M & T Bank v. Lisa D. Smith, et al., St. Johns County, FL, Case No. CA09-0418

June 10, 2010

Order  Granting  Defendant’s  Motion  to  Dismiss  Second  Amended Complaint with Prejudice, Circuit Court Judge J. Michael Traynor

This  foreclosure  action  was  filed  by  the  Law  Offices  of  Marshall  C. Watson on February 10, 2009. Defendants moved  to dismiss because the plaintiff’s allegations that it owned the note as bearer paper based on an Allonge attached to the Note conveying possession of the note in blank was inconsistent with the plaintiff’s allegations that the note was lost.  On  September  22,  2009,  this  motion  to  dismiss  was  granted. Plaintiff filed an amended Complaint on September 22, 2009, alleging that  it  owned  the  Note  by  virtue  of  an  Assignment.    On  October  6, 2009,  plaintiff  again moved  to  dismiss,  because  a  foreclosure  action cannot be based on an assignment of a mortgage that did not exist at the  time  the  foreclosure was  filed.   On February 19, 2010,  the Court granted  the  second motion  to  dismiss.    On  March  3,  2010,  plaintiff filed a Second Amended Complaint, alleging that it is now the servicer of  the  loan,  and  that  Wells  Fargo  owns  the  note  pursuant  to  the Allonge.  The  defendants  moved  to  dismiss  the  second  amended complaint on March 9, 2010 for fraud upon the court because 1) the previously blank Allonge was submitted with a stamp  indicating Wells Fargo, N.A. as Trustee was  the owner of  the Note; and First National Bank of Nevada could not have added the stamp since the FDIC closed the Frist National Bank of Nevada in 2008; and 3) Plaintiff’s allegations that it owns the note contradicts all of its previous claims.

Upon  review  of  Defendants’  motion,  the  Court  finds  the plaintiff  lacks  standing  and  is  not  a  proper  party  to  the suit.  The Court  has  been misled  by  the  Plaintiff  from  the beginning.  In  its  initial  Complaint,  the  Plaintiff  alleged  it owned  the note  that was  lost.   Then Plaintiff alleged  that not only was the  lost Note  found, but the Plaintiff actually owned  the  Note  by  Assignment.  After  both  of  these Complaints  were  dismissed,  Plaintiff  then  alleged  that Wells Fargo owned the Note, while the Plainitff was merely a servicer of the loan. Moreover, the Assignment on which Plainitff relied in its First Amended Complaint postdates the filing of this foreclosure action and is inconsistent with the Mortgage, Note, stamps allegedly affixed to the Note, and the  Allonge.  The  blank  stamp  affixed  to  the  Note  and  to the Allonge  indicate a transfer  from Fist Bank Mortgage, a division of First Bank of Georgia,  to First National Bank of Nevada, and  then  to an unidentified bearer.    In  contrast, the  Assignment  indicates  a  transfer  from  First  Bank Mortgage,  by  and  through Mortgage  electronic  Recording Systems,  directly  to  the  Plaintiff.    However,  First  Bank Mortgage  had  transferred  possession  of  the  Note  to  First National Bank  of Nevada  prior  to  the date  of Assignment from First Bank Mortgage  to Plaintiff, and  the Assignment postdates  the  filing of  the  foreclosure action. Accordingly, this  action  will  be  dismissed  with  prejudice  as  to  M  &  T Bank, since M & T Bank has been unable  to clarify how  it owns  the  Note,  but  Wells  Fargo  may  commence  a  new action, on its own, if it is in fact the owner of the Note.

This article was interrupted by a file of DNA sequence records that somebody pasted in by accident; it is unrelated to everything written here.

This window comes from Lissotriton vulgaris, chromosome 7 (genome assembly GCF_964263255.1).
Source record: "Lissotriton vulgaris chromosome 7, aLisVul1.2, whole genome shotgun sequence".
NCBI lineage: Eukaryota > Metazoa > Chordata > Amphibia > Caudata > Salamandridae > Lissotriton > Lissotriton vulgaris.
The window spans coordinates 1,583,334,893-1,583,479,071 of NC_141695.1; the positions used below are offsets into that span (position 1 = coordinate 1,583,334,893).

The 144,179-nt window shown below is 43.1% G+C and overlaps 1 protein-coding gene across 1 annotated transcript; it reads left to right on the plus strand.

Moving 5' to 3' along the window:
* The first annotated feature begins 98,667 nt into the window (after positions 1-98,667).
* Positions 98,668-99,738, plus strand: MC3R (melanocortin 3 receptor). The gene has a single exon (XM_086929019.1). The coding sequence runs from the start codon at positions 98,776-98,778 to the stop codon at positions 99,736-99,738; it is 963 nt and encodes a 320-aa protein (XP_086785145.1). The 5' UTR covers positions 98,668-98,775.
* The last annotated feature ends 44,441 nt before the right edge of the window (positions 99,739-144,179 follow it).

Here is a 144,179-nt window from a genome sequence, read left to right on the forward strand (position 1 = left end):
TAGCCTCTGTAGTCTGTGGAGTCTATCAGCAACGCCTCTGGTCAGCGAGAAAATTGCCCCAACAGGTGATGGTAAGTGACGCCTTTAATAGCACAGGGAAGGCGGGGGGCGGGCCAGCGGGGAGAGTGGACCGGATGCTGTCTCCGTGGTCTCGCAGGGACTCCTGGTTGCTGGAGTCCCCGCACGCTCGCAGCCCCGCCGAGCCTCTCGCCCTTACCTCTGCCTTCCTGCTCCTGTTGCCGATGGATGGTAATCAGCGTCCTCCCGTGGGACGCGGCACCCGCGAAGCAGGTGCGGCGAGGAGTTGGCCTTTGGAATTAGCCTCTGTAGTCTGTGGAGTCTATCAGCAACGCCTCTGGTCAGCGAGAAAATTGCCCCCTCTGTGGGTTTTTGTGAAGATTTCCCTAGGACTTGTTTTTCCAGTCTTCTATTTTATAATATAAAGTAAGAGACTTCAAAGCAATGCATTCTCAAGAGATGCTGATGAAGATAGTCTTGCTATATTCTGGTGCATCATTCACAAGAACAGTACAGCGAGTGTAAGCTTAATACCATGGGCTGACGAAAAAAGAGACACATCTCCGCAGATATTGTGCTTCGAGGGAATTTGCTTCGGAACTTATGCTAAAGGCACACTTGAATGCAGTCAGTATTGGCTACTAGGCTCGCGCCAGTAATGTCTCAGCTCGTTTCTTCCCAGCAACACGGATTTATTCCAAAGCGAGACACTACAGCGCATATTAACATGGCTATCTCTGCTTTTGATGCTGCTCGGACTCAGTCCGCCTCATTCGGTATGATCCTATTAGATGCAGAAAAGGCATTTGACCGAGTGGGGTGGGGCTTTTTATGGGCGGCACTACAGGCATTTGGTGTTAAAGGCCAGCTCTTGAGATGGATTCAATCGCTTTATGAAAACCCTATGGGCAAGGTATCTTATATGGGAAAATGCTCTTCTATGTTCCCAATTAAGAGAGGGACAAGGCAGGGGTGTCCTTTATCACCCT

Additionally,  the  Court  is  concerned with  the  authenticity of  the  documents  filed.  Plaintiff  is  asking  the  Court  to ignore the documents filed in the first two Complaints, and to  rule solely on  the most  recent Complaint. However, all three  of  these  documents  appear  to  be  inconsistent with one  another  and  have  changed  as  needed  to  benefit  the Plaintiff.  For  instance,  the  blank  Allonge  as  filed  on  both February 10, 2009, and September 22, 2009,  remarkably turned  into  a  stamped  Allonge  on  March  3,  2010,  with Wells  Fargo’s  information  in  the  previously  blank  area.  This  transformation  is most  interesting,  given  that  it was argued  that  the Office of  the Comptroller of  the Currency closed the Fist National Bank of Nevada on July 25, 2008, and the stamp did not appear  in either of the February or September  2009  filings.  Similarly,  Assignments  appeared and  vanished  as  needed,  and  the  Allonge  changed  to  fit the  Plaintiff’s  particular  purpose  at  that  moment. Accordingly,  an  evidentiary  hearing  will  be  held  to determine  the  authenticity  of  the  Allonge  and  the appearance of the Assignment.